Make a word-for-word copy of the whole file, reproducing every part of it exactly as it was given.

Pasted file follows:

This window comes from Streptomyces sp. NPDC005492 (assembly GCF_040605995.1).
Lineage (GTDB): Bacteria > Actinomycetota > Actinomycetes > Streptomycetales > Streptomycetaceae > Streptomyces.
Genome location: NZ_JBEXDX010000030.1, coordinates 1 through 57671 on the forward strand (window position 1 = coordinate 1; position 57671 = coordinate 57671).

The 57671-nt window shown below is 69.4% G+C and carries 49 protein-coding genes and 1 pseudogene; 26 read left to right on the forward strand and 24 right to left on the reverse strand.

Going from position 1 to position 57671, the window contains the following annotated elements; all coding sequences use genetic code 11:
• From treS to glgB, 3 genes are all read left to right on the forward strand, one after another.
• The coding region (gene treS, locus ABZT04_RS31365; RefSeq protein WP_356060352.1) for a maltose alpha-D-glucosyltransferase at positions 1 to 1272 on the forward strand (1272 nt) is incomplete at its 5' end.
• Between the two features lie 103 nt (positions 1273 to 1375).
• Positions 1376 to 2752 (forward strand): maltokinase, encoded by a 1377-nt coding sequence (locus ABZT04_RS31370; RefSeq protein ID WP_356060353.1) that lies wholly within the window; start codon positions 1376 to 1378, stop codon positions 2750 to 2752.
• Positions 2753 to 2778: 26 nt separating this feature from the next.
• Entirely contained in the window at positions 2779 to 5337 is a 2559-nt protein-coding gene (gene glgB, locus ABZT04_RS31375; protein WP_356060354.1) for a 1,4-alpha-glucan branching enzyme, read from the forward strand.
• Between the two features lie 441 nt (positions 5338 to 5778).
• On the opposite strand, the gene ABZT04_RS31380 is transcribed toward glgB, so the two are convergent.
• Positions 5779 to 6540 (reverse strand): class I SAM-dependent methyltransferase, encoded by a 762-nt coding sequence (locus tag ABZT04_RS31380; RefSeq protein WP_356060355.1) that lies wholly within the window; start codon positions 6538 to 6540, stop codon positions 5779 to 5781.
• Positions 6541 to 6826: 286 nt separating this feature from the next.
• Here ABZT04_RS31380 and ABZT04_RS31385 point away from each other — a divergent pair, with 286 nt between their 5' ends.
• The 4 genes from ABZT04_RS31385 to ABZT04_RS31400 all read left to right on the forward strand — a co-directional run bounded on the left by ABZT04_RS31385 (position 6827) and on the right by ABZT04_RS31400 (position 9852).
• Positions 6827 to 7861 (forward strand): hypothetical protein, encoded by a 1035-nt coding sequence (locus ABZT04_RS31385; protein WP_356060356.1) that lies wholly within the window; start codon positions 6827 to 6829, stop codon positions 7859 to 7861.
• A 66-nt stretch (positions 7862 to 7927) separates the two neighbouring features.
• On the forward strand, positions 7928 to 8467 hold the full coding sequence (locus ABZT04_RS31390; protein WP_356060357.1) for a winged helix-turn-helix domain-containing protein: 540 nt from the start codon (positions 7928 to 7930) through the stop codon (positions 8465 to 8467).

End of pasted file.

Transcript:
This window comes from Streptomyces sp. NPDC005492 (assembly GCF_040605995.1).
Lineage (GTDB): Bacteria > Actinomycetota > Actinomycetes > Streptomycetales > Streptomycetaceae > Streptomyces.
Genome location: NZ_JBEXDX010000030.1, coordinates 1 through 57671 on the forward strand (window position 1 = coordinate 1; position 57671 = coordinate 57671).

The 57671-nt window shown below is 69.4% G+C and carries 49 protein-coding genes and 1 pseudogene; 26 read left to right on the forward strand and 24 right to left on the reverse strand.

Going from position 1 to position 57671, the window contains the following annotated elements; all coding sequences use genetic code 11:
• From treS to glgB, 3 genes are all read left to right on the forward strand, one after another.
• The coding region (gene treS, locus ABZT04_RS31365; RefSeq protein WP_356060352.1) for a maltose alpha-D-glucosyltransferase at positions 1 to 1272 on the forward strand (1272 nt) is incomplete at its 5' end.
• Between the two features lie 103 nt (positions 1273 to 1375).
• Positions 1376 to 2752 (forward strand): maltokinase, encoded by a 1377-nt coding sequence (locus ABZT04_RS31370; RefSeq protein ID WP_356060353.1) that lies wholly within the window; start codon positions 1376 to 1378, stop codon positions 2750 to 2752.
• Positions 2753 to 2778: 26 nt separating this feature from the next.
• Entirely contained in the window at positions 2779 to 5337 is a 2559-nt protein-coding gene (gene glgB, locus ABZT04_RS31375; protein WP_356060354.1) for a 1,4-alpha-glucan branching enzyme, read from the forward strand.
• Between the two features lie 441 nt (positions 5338 to 5778).
• On the opposite strand, the gene ABZT04_RS31380 is transcribed toward glgB, so the two are convergent.
• Positions 5779 to 6540 (reverse strand): class I SAM-dependent methyltransferase, encoded by a 762-nt coding sequence (locus tag ABZT04_RS31380; RefSeq protein WP_356060355.1) that lies wholly within the window; start codon positions 6538 to 6540, stop codon positions 5779 to 5781.
• Positions 6541 to 6826: 286 nt separating this feature from the next.
• Here ABZT04_RS31380 and ABZT04_RS31385 point away from each other — a divergent pair, with 286 nt between their 5' ends.
• The 4 genes from ABZT04_RS31385 to ABZT04_RS31400 all read left to right on the forward strand — a co-directional run bounded on the left by ABZT04_RS31385 (position 6827) and on the right by ABZT04_RS31400 (position 9852).
• Positions 6827 to 7861 (forward strand): hypothetical protein, encoded by a 1035-nt coding sequence (locus ABZT04_RS31385; protein WP_356060356.1) that lies wholly within the window; start codon positions 6827 to 6829, stop codon positions 7859 to 7861.
• A 66-nt stretch (positions 7862 to 7927) separates the two neighbouring features.
• On the forward strand, positions 7928 to 8467 hold the full coding sequence (locus ABZT04_RS31390; protein WP_356060357.1) for a winged helix-turn-helix domain-containing protein: 540 nt from the start codon (positions 7928 to 7930) through the stop codon (positions 8465 to 8467).